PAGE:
The internet is the most transformative innovation of our time. But is it the greatest? Jon Malyon explores its negative impact and what we can do about it.
What is mankind’s greatest innovation?
Ask any technophile and they’ll tell you it’s the internet. Sure, as far as historical game-changers are concerned it’s got a lot of serious competition. The wheel, the printing-press, the internal combustion engine, the light-bulb and antibiotics to name but a significant few. But in terms of bringing about dramatic and exceedingly rapid societal change, the internet, along with the creation of the World Wide Web and consequent technological developments, has got to be up there in first place.
The most transformative innovation, then, certainly. But is the internet really the greatest? In many ways, absolutely. What could be a more equitable system than one which enables free access to information for (increasingly) everyone? What could be more unifying than a network that allows people to share knowledge and ideas with others all over the globe? And what could be more humanly empowering than a system that shifts the balance of influence away from large organisations into the fingertips of individuals tapping away at their desktop computers in far flung corners of the earth?
If it sounds utopian, it is. In fact, the evolution of the internet over the last forty years (and particularly during the last ten) has brought about a somewhat different, and more sinister reality.
So what went wrong?
Despite (or more accurately, perhaps, because of) the noble intentions of its early founders, the internet model of free access to all has been its undoing. Free access and the resulting reliance on advertising to support it, was, as Jaron Lanier, a pioneer of digital culture and VR puts it, ‘a globally tragic, astoundingly ridiculous mistake.’
As dramatic as it sounds, he’s right. In line with the principles of equality and free access for all, the brilliant early internet entrepreneurs designed their services on a ‘free with ads’ basis. Free searches of the internet via Google, then free connections with friends old and new via Facebook. Free news, free advice, free education, free photos, free video, free games and free social networks have all followed. We expect it. We want it. And through most of the major players on the internet, we’ve got it.
But as we all know, nothing is ever really free. Free access to the internet has come at a huge human cost. Although early forms of internet advertising were transparent and fairly innocuous, as internet usage has increased, so has the potential for money generation. Advertising mechanisms have become ever more sophisticated. Scientists have used the study of human psychology and behaviour to analyse, predict and modify our browsing and buying processes and patterns. Our private and consumer data has been automatically collected, stored, processed, used and sold. Algorithms have become increasingly complex and intelligent. Our online personas can be analysed, followed around, nudged, persuaded, and targeted.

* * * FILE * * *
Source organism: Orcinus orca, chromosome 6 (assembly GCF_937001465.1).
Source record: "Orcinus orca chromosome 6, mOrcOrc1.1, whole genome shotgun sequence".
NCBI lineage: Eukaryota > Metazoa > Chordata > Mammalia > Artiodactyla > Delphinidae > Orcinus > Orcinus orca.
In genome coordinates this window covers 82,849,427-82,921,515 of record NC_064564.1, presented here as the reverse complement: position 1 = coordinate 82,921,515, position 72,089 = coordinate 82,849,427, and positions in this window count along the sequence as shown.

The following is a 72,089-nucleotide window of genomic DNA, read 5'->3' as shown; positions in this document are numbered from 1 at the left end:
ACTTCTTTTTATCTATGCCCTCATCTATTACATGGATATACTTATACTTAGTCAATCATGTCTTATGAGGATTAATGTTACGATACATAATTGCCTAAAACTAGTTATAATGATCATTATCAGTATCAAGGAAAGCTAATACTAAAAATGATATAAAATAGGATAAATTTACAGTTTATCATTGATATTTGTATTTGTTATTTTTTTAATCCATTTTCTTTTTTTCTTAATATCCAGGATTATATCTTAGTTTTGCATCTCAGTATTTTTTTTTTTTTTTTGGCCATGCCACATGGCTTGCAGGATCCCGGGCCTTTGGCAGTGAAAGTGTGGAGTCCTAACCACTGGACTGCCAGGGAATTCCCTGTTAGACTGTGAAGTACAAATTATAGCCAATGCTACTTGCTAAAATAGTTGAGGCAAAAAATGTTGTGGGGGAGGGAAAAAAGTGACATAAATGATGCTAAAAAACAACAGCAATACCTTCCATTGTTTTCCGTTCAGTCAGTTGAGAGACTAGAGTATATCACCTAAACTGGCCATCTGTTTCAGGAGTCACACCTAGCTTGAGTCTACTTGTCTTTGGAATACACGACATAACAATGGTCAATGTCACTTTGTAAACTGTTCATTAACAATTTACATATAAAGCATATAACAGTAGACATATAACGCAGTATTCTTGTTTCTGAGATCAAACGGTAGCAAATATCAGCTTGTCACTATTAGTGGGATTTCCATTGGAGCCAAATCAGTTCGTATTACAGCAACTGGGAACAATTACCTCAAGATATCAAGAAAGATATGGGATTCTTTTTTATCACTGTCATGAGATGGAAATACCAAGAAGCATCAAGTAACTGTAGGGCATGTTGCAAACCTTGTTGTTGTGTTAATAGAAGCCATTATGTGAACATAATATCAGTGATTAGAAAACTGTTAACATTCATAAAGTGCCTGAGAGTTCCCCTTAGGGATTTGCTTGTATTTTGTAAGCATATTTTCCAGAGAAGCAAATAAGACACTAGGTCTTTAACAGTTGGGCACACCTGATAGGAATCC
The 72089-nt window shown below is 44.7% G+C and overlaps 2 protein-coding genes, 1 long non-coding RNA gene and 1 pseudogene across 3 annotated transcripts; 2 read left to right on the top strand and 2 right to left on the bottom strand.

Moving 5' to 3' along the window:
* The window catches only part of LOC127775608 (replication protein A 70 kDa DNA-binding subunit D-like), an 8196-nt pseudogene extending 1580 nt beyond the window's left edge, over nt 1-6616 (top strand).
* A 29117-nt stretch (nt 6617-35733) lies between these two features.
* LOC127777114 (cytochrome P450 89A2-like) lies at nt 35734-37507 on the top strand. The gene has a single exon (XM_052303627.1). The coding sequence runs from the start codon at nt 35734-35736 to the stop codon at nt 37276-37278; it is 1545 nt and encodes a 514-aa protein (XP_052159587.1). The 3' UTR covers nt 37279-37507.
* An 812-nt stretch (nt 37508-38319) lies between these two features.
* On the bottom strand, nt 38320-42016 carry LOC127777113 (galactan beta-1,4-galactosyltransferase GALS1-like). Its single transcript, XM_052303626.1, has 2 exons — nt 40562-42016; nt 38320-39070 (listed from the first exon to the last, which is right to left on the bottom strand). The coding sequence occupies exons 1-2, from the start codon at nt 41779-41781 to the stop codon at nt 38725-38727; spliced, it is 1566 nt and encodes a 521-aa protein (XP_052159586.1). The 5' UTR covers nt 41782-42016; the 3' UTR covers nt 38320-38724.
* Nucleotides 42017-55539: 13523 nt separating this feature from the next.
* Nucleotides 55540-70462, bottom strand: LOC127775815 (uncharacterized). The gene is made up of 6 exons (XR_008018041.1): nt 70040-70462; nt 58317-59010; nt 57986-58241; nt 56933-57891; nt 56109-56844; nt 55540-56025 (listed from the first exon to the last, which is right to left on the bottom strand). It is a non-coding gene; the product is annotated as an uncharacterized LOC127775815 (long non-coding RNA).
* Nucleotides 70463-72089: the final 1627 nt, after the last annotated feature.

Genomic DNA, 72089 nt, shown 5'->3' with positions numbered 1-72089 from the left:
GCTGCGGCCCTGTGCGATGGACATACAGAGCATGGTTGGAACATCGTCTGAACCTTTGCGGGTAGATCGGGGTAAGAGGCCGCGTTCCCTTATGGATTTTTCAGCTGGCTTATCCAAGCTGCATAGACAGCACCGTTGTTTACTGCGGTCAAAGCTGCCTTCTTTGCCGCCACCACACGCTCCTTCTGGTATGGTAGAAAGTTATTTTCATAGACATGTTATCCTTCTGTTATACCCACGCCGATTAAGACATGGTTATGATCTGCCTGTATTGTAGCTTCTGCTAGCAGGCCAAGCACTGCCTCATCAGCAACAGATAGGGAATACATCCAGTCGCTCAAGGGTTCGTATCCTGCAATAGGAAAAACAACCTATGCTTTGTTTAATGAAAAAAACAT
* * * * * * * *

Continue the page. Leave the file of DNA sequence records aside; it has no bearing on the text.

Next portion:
And the big internet platforms are complicit in this, if not intentionally, but through the fault of the advertising-funded business model. The more we use the internet, the more opportunities there are for third party advertisers, so platforms are competing to design features which drive up user screen time – and advertising revenue. Designers are employing techniques that actively encourage addiction to the system. We may search for and watch a specific video on YouTube – but the system has been designed to autoplay twenty more. Tech designers are using neuroscience to actively manipulate our behaviours. Research shows that achieving a goal or anticipating a reward in return for completing a task releases Dopamine and feelings of pleasure in the brain. And that these feelings are more intense if the rewards are variable or unpredictable.(Read more here) Indeed, it’s this craving for Dopamine that causes obsessive compulsive and addictive behaviour. And it’s exactly what designers are using to compel us to click, to scroll, to share, to press play, to want more. Witness the extraordinary power of the Facebook ‘Like’, or Snapchat ‘Streak’ for how this science is being exploited to keep us hooked on our devices (and of course, looking at advertising).
But what is this doing to our collective well-being?
As Jaron Lanier eloquently puts it: “We cannot have a society in which, if two people wish to communicate, the only way that can happen is if it’s financed by a third person who wishes to manipulate them.”